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Adding Joy to Math Instruction

Updated: Jun 29, 2022

Many of us have a memory of a school experience in which an entire class of students became adept at multiplication because we had the chance to play Around the World. Practicing concrete skills through playful experiences can really sprinkle some magic onto even the driest of topics. Great classroom teachers are skillful at finding ways to incorporate play with 25+ students. As parents we have the opportunity to create ways of reinforcing skills learned at school or teaching skills our learners need or want to learn with games played at home.

Play Games Designed to Practice Skills

My son learned to add and subtract numbers 1-12 with fluency by playing Sum Swamp (Co-Teach is not affiliated with Learning Resources, I just really like this game!). In addition to being a fun game his grandmother gave him for his birthday, I have never once had to beg him to play and it has allowed my son to teach himself addition and subtraction. Every time he plays he is improving his fact fluency. As an added bonus, he includes his little sister by doing the math for her, and helping her count her spaces. Her job is to recognize the numbers on the dice! Flashcards and worksheets have their place, and some kids love them, or will do them without complaint. But if that’s not how your learner likes to learn right now,

finding a game that will give practice to the same concepts is the way to go. Games will make the learning that much more enjoyable for all involved, and will incentivize improving fluency, which is a key component to math instruction.

Rely on Quick Hit Games

You can certainly find entire lists of games for all manner of educational content, but it’s not necessary to blow your budget on buying all the games. You can look for the game that presents itself in any given situation, or create games out of objects you have at home. Better yet, get matched with a Co-Teacher who has deep experiences finding and creating games for all manner of academic content. Here are some examples of QUICK and spontaneous games that can promote improved math skills:

  • Present a pile of jelly beans, fruit snacks, or any other snack of choice and ask your child to guess how many there are-- and then count to see how close they are before eating!

  • Ask your learner to guess how many stuffed animals they own. As they count them, have them line them up from shortest to longest, categorize by color, or in alphabetical order!

  • Play “count the cars” while driving. Ask one child to count blue cars and another to count red. Which color did more cars have? How many total cars did you count? How many MORE red cars were there than blue?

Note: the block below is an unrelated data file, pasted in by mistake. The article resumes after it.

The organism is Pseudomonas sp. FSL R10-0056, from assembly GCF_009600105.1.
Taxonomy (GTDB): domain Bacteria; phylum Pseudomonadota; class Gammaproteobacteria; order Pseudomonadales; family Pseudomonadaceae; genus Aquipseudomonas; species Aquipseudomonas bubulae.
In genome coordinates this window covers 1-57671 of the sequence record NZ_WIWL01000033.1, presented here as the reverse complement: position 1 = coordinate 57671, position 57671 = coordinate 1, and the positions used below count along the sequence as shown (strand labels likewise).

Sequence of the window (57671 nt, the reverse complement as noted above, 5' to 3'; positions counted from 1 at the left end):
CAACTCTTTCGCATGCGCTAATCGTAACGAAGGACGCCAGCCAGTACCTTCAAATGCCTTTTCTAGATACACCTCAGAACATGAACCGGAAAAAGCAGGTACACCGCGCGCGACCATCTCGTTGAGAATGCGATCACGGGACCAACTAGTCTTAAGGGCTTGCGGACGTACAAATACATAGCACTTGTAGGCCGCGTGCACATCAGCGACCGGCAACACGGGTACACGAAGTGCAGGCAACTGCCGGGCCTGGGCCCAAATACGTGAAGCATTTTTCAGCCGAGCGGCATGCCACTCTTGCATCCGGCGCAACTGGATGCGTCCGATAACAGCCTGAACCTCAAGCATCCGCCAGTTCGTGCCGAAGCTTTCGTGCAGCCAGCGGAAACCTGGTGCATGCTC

• Play “guess the weight”. Use a kitchen scale to estimate weight of household objects. The winner of 5 rounds gets a prize.

Spending short bursts of time on quick games throughout the day can give your kids a chance to break out of the routine and incorporating them can create an atmosphere of joy and excitement which goes a long way in promoting learning.

Create Math Games with Household Objects

For more formal math gaming that doesn’t require a big investment, a deck of cards can be used for a variety of games. For example, teach your child to play the classic War card game, and they won’t even realize they are mastering the skill of comparing numbers to determine which is greater than or less than! If your child is older, you can adapt the game to 2 and 3 digit addition by flipping two or three cards over at a time! There are other games such as Nifty Fifty in which each player is trying to create equations that are closest to 50 after flipping 4 cards over.

Kids are eager learners when they are presented with something that excites them. Think about how quickly your child learned to create complex geometric shapes using Legos, or could suddenly add and subtract when they needed to know how many more tickets they needed on ABC Mouse to purchase another hamster!

Whether you play quick games that come to you in the moment or designate a game day and have more formal gaming sessions, you can improve your learner’s math skills and fulfill their desire for play and connection all at the same time.

If you’d like help and guidance in adding joy to at-home learning our Co-Teachers would love to help.

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